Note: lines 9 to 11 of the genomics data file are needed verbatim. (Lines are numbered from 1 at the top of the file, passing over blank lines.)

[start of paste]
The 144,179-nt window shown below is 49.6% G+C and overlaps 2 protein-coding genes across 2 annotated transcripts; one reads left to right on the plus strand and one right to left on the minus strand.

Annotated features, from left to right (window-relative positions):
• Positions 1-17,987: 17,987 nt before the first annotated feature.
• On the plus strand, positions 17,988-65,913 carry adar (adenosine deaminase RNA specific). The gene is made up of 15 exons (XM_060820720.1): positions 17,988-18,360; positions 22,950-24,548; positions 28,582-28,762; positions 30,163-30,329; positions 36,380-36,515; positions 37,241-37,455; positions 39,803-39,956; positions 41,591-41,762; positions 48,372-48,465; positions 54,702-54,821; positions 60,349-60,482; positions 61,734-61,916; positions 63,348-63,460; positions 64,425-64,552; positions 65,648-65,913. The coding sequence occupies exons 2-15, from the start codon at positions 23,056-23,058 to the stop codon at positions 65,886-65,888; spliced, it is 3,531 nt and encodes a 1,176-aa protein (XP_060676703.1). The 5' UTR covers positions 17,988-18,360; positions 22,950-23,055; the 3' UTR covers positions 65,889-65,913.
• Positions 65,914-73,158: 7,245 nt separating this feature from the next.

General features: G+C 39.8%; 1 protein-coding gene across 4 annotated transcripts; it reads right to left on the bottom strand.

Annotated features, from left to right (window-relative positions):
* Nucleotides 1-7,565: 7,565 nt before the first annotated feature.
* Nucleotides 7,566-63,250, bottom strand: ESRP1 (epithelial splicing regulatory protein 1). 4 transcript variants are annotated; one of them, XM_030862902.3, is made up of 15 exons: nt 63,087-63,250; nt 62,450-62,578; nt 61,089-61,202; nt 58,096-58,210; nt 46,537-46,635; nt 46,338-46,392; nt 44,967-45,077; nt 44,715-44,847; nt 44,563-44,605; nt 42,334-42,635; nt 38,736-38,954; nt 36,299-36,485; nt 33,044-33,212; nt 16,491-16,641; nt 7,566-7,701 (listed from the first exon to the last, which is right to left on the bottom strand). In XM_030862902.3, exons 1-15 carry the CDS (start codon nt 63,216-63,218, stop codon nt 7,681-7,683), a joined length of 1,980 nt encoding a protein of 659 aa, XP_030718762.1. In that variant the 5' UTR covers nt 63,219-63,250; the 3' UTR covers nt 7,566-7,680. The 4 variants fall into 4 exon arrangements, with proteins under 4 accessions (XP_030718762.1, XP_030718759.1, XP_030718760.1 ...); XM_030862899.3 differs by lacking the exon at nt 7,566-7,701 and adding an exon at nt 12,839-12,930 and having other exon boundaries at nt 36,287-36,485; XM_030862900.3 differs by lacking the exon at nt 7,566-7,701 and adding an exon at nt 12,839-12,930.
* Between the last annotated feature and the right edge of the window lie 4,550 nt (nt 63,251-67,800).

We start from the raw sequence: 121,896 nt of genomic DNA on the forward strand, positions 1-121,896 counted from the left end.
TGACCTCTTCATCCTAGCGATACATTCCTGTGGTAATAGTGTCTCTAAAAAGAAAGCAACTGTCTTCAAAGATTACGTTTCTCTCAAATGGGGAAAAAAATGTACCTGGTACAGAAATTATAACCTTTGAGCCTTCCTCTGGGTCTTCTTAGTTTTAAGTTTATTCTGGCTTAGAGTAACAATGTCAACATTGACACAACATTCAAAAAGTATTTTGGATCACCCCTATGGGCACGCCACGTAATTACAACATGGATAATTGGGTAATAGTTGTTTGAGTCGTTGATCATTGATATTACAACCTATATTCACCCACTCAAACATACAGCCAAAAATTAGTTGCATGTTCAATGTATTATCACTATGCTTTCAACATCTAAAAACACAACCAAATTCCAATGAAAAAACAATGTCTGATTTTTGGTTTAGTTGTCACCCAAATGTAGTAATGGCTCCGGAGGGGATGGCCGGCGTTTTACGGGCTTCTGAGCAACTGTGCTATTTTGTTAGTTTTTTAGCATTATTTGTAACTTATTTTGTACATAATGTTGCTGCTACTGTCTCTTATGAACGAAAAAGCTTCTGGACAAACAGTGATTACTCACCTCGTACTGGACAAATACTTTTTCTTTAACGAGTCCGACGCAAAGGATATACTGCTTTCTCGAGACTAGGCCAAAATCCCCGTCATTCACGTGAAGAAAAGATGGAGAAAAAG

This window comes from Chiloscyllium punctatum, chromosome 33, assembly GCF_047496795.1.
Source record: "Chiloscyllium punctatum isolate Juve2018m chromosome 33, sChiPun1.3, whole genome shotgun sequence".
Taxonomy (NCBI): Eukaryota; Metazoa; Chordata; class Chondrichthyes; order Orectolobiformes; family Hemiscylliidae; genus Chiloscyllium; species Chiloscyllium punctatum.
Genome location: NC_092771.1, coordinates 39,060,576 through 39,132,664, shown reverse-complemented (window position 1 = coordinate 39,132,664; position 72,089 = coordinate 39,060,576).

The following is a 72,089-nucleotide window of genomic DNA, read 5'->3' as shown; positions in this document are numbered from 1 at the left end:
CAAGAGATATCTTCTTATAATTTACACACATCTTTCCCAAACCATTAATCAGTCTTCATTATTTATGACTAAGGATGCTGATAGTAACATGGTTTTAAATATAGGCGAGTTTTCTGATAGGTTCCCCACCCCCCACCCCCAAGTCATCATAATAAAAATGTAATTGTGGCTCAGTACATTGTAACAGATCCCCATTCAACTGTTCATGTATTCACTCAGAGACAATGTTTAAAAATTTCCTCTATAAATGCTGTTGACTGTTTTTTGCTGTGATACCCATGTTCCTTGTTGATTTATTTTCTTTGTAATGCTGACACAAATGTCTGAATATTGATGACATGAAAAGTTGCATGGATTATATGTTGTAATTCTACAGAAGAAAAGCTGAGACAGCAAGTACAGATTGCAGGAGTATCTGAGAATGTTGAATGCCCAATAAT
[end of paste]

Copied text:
* Nucleotides 7,566-63,250, bottom strand: ESRP1 (epithelial splicing regulatory protein 1). 4 transcript variants are annotated; one of them, XM_030862902.3, is made up of 15 exons: nt 63,087-63,250; nt 62,450-62,578; nt 61,089-61,202; nt 58,096-58,210; nt 46,537-46,635; nt 46,338-46,392; nt 44,967-45,077; nt 44,715-44,847; nt 44,563-44,605; nt 42,334-42,635; nt 38,736-38,954; nt 36,299-36,485; nt 33,044-33,212; nt 16,491-16,641; nt 7,566-7,701 (listed from the first exon to the last, which is right to left on the bottom strand). In XM_030862902.3, exons 1-15 carry the CDS (start codon nt 63,216-63,218, stop codon nt 7,681-7,683), a joined length of 1,980 nt encoding a protein of 659 aa, XP_030718762.1. In that variant the 5' UTR covers nt 63,219-63,250; the 3' UTR covers nt 7,566-7,680. The 4 variants fall into 4 exon arrangements, with proteins under 4 accessions (XP_030718762.1, XP_030718759.1, XP_030718760.1 ...); XM_030862899.3 differs by lacking the exon at nt 7,566-7,701 and adding an exon at nt 12,839-12,930 and having other exon boundaries at nt 36,287-36,485; XM_030862900.3 differs by lacking the exon at nt 7,566-7,701 and adding an exon at nt 12,839-12,930.
* Between the last annotated feature and the right edge of the window lie 4,550 nt (nt 63,251-67,800).

We start from the raw sequence: 121,896 nt of genomic DNA on the forward strand, positions 1-121,896 counted from the left end.